Another new spot

This past weekend we tried the same hiking recipe as the weekend before: a new hiking route on Saturday, this time around Old Town Fairfax, Virginia; followed by an old favorite on Sunday, Difficult Run, starting from Colvin Run Mill and heading downstream.

The starting point for Saturday’s hike was the Stacy C. Sherwood Center, a nice community center just north of Old Town Fairfax along Old Lee Highway. The route  consisted of two legs: first, a 1.7 mile loop (traced in red on the map below) along sidewalks through Old Town, taking in a few of the historic buildings along the way; and second, a 3.5 mile out-and-back hike through Daniel’s Run Park. The loop through Old Town was surely not as detailed as one of the 90-minute guided tours offered by Historic Fairfax City, but on the other hand, there wasn’t a $5 per-person fee, either! Since our goal was to keep moving, rather than stopping at each site for a lengthy discussion, I handed out a little map with descriptions of the sites taken from the Historical Marker Database. (A pdf version is available here.) This also had the fringe benefit of helping me to keep my mouth shut. (What was that quote from Abraham Lincoln again? “It is better to remain silent and be thought a fool than to speak out and remove all doubt.”) 😀

Bell-Daniels HikeStriking out east along the Daniel’s Run Trail (traced in blue on the map above), we passed a pleasant little pond with a fountain and a blue heron keeping an eye on things before we disappeared into the deep woods. The cool quiet and tall trees are so peaceful that, except for the occasional signpost indicating a path leading to one of the surrounding streets, you would almost think you left the city behind!

Sunday’s hike was a lot more “countrified” — after leaving Colvin Run Mill and entering the Difficult Run Trail, it was 5.5 miles of shaded dirt and mud trails, moderate to easy difficulty level, and broken only by one road and four stream shady crossings. I hadn’t been there in two years, but nothing has changed, and the stream crossings are sturdy enough that Difficult Run has to be really high in order to prevent a crossing.

All told, the two hikes yielded 10.7 miles of smiles. I really like coming up with fresh routes to hike rather than the same old cookie-cutter hikes that everyone knows by name. That’s not to say the familiar ones are bad; it’s just like retelling a favorite story — you already know how it ends. The only rub is finding the time to reconnoiter them in advance, since the map and the real thing can be considerably different!

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15 Responses to Another new spot

  1. speakinginvolume says:

    If you have the time, you should take a trip to Boone. There are great hiking trails there and some incredible views.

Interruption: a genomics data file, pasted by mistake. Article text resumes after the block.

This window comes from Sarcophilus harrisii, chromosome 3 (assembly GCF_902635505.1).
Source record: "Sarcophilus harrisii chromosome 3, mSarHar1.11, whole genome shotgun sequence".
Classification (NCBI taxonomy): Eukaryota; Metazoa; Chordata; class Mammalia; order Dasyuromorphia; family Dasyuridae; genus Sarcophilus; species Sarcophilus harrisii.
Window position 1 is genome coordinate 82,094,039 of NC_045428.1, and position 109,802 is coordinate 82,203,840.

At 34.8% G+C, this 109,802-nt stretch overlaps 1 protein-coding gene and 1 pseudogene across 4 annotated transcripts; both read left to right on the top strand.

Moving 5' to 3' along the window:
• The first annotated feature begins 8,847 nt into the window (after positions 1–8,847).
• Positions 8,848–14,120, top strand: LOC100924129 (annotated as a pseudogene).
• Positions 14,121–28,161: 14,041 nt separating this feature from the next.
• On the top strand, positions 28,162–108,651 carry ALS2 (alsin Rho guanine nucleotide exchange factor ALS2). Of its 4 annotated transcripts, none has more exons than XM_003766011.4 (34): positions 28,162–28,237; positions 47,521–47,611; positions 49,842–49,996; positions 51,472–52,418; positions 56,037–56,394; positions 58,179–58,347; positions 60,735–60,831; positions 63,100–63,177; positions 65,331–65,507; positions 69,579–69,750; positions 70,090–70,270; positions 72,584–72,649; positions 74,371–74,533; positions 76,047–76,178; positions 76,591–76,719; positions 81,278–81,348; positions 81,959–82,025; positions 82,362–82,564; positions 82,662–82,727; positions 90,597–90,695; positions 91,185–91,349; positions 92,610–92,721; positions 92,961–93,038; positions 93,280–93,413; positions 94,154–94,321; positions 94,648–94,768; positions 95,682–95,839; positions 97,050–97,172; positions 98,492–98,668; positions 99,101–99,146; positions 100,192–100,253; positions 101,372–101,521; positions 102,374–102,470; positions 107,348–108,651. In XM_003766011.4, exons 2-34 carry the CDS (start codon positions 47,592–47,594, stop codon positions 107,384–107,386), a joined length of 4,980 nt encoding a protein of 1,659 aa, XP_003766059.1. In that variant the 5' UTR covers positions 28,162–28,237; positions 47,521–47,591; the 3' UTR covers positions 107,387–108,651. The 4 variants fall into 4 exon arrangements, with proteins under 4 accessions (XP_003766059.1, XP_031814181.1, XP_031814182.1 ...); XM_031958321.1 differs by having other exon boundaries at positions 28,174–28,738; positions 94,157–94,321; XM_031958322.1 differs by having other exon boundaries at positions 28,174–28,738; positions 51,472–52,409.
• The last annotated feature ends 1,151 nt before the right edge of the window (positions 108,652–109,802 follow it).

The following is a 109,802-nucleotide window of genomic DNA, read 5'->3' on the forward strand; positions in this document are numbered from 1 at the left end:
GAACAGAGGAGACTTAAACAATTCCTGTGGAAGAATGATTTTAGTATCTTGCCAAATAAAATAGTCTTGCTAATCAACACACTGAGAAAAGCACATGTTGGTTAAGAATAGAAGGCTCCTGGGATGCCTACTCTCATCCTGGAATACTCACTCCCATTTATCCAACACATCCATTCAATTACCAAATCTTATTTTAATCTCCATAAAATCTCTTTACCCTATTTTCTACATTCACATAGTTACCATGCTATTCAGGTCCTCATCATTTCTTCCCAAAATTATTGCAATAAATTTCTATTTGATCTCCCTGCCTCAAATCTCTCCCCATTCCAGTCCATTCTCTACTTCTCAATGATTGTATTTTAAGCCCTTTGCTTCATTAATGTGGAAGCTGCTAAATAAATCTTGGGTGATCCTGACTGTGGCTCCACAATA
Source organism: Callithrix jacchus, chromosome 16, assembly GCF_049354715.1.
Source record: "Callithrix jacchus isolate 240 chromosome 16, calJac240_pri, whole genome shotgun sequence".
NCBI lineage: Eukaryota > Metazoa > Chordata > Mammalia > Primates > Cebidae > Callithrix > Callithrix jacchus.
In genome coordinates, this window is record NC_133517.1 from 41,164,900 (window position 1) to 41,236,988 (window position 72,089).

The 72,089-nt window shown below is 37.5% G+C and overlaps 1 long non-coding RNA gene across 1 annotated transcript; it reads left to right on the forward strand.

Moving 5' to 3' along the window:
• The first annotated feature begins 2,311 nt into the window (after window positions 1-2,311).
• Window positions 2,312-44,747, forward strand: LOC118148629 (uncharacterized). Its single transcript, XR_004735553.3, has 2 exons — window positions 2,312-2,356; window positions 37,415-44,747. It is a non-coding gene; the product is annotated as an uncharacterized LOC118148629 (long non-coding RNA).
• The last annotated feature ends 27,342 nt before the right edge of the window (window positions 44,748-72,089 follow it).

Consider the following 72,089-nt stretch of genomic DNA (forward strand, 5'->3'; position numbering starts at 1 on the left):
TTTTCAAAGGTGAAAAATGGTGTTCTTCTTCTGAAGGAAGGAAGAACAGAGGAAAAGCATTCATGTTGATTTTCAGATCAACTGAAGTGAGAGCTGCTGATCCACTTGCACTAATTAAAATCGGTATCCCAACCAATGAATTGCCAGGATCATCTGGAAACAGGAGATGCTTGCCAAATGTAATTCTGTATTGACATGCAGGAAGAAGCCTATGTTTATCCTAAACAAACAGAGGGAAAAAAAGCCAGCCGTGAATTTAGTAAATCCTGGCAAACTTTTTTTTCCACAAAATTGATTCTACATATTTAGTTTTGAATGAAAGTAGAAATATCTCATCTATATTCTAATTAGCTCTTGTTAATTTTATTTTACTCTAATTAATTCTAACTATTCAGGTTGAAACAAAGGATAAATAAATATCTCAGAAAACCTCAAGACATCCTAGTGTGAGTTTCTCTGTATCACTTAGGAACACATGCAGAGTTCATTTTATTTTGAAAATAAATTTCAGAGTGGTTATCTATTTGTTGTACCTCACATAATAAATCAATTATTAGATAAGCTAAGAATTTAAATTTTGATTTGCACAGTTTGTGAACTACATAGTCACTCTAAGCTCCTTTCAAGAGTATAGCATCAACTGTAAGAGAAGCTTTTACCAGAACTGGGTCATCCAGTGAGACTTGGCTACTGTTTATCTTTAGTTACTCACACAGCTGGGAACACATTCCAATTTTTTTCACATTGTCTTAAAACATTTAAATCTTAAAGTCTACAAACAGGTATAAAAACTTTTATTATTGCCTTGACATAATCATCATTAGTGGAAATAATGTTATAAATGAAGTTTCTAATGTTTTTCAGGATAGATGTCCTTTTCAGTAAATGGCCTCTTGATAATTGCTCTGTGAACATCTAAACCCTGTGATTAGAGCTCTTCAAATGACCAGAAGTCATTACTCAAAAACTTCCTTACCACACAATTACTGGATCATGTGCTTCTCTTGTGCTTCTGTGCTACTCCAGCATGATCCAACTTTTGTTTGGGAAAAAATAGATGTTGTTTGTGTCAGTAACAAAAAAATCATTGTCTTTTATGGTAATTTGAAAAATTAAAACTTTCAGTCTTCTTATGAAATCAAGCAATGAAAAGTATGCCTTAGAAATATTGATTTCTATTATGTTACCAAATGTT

2. K@TIE :) says:

    Such pretty pictures, looks like an awesome spot!!

  3. John M says:

    Thanks! With the August heat on the way, we definitely have to be on the lookout for shady trails! 😉

  4. John M says:

    That’s a little distant (6.5 hour drive) for the hiking group members, but it sounds like a nice overnight for just a few friends. Is there a particular trail you recommend?

  5. K@TIE :) says:

    That’s so cool 🙂 love the buildings too

  6. Jet Eliot says:

    Your hikes sound and look delightful. So much history, too. I suppose it makes you think who has walked here before you.

  7. speakinginvolume says:

    There is a really nice trail called Rough Ridge. Its on the same road as grandfather mountain and the views are incredible.

  8. Looks beautiful, John! Your pictures put me right there and I love the “wetness” everywhere: the air, the rocks, the ground, the fauna. It’s so different than the dry air out here in AZ.

  9. John M says:

    That’s for sure! In fact, there’s a historical marker at Colvin Run Mill marking “The Old Road to the West, …an 18th-century wagon road from the Shenandoah Valley to Alexandria that probably originated as an Indian path. George Washington passed by here in 1753 and 1754 en route to persuade the French on the Ohio River to withdraw from English territory. In 1755, during the French and Indian War, a brigade of Maj. Gen. Edward Braddock’s army traveled the road on its ill-fated march to Fort Duquesne.”

  10. John M says:

    Thanks! You’re definitely right about the wetness: one of our hikers slipped and abruptly “sat down” in the mud! She wasn’t badly hurt, but certainly didn’t enjoy the experience… o_O

  11. Jim says:

    Not that I would ever disagree with anything that Abe Lincoln said, but your historical comments are one of the best parts of the hikes.

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